Despite recent advances in the treatment of primary breast tumors, the prognosis for breast cancer patients with brain metastases remains poor overall—although the prognosis of such patients is actually heterogeneous, with some individuals achieving a better survival outcome than others [8]. Several prognostic scores have been developed to estimate the survival of breast cancer patients with brain metastases, with the graded prognostic assessment (GPA) being a relatively new prognostic index for patients with brain metastases [8,9,10]. These prognostic scores are based on the clinical and histopathologic factors, including performance status, age at diagnosis of brain metastasis, breast cancer subtype, number of brain metastatic lesions, and the presence and status of extracranial disease. Breast-GPA and modified breast-GPA have been found to accurately predict overall survival for breast cancer patients with brain metastases (p < 0.001 for both scores) [10], and modified breast-GPA has been generally used in clinic as a prognostic scoring tool.

4 Microenvironment of metastatic brain tumors

Cancer metastasis is a multistep process that includes local invasion of a primary tumor into the surrounding tissue, intravasation of tumor cells and their dissemination in the circulation, extravasation of the circulating cancer cells at distant sites, and the colonization by these cells of such sites, giving rise to the formation of micro- and then macroscopic metastases [11, 12]. Organ-specific colonization is dependent on the interaction between cancer cells and their microenvironment. Colonization of the brain by cancer cells is thus coordinated by molecular pathways involving the cancer cells as well as surrounding stromal cells, immune cells, and extracellular matrix [13], all of which contribute to the tumor microenvironment and regulate the biology of tumors in the brain [14].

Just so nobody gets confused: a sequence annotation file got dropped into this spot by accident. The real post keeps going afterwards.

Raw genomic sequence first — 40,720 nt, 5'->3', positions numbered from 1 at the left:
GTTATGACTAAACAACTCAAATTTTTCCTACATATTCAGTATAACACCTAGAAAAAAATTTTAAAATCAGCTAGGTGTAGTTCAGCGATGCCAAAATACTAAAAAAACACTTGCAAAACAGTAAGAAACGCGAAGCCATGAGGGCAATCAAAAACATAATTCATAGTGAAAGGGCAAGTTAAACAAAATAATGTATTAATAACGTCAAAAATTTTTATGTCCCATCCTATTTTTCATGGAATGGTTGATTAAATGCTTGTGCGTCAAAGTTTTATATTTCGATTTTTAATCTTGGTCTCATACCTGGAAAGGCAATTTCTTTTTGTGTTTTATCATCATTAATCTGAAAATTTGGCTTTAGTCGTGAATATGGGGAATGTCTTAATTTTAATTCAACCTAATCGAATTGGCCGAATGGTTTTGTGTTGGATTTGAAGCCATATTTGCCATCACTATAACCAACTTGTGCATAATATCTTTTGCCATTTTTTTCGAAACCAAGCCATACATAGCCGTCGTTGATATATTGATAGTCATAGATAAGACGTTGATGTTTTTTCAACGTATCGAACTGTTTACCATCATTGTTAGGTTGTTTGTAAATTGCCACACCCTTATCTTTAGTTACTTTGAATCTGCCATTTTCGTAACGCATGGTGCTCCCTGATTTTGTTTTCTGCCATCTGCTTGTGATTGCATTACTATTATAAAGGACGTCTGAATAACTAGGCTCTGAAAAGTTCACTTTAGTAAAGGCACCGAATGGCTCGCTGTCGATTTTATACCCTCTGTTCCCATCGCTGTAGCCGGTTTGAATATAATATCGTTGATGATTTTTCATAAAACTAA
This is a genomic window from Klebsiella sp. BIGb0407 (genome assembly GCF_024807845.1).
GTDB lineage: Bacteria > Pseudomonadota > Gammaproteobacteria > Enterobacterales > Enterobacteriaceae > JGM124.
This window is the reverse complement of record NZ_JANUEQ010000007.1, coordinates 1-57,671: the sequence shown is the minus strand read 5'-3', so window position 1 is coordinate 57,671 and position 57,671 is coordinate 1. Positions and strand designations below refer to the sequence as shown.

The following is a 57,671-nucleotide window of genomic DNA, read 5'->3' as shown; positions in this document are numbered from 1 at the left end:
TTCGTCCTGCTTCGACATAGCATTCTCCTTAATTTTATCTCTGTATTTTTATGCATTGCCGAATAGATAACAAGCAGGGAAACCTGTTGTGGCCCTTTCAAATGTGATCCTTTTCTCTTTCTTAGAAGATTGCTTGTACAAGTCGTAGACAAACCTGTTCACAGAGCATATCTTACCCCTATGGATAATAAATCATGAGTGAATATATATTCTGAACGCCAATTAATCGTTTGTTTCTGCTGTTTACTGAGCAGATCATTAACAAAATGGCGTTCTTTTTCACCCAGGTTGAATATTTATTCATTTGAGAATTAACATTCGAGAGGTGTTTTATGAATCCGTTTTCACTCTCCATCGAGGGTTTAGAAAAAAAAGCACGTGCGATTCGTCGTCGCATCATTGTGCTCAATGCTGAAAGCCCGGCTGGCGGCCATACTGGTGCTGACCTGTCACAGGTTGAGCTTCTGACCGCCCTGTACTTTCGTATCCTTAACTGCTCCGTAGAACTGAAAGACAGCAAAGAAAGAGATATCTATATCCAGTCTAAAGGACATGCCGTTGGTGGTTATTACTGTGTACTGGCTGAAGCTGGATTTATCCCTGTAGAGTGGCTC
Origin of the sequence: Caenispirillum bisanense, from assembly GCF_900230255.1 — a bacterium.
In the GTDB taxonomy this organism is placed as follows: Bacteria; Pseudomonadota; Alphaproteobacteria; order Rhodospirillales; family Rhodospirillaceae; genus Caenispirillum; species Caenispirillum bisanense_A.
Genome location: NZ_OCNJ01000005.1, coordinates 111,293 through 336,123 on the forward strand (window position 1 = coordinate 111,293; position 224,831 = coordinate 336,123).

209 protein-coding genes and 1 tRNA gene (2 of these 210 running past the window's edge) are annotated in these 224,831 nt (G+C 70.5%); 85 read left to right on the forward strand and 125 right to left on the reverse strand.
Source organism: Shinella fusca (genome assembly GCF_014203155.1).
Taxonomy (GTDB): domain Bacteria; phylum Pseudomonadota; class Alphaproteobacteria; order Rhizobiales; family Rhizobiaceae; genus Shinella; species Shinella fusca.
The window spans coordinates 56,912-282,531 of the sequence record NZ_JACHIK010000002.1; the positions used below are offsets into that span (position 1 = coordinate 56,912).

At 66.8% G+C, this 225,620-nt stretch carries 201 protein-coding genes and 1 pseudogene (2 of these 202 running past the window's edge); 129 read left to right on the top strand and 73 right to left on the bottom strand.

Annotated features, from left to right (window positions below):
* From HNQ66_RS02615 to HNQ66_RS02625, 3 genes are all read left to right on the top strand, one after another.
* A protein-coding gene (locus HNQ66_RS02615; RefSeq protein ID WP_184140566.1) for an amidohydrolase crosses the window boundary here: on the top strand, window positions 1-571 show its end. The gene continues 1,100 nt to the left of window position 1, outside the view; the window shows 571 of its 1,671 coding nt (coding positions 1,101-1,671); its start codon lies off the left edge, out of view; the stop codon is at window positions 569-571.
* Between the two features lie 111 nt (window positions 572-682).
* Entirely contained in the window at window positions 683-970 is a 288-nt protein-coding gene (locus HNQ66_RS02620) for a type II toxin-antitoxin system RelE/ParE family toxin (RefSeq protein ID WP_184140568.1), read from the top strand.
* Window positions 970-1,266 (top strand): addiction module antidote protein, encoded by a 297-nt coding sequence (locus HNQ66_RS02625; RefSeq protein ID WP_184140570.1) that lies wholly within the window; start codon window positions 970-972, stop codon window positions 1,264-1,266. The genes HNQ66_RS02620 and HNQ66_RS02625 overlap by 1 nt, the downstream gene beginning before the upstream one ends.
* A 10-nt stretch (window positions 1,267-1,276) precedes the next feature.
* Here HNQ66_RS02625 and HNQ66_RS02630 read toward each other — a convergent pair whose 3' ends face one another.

The percentage of intratumoral lymphocytes has been found to be an independent predictor of a pathological complete response to neoadjuvant chemotherapy for breast cancer [15]. Tumor-infiltrating lymphocytes (TILs) also appear to be a key factor in the development of brain metastases [16], even though lymphocytes are rarely found in the brain parenchyma. A retrospective study found that TILs were present in > 90% of brain metastases of patients with breast cancer [17]. Although the immune cell types present in the brain differ from those in other organs, it appears that the brain is not as “immune privileged” as was once thought, raising the possibility that primary brain tumors and brain metastases might be successfully targeted by immunotherapy [18].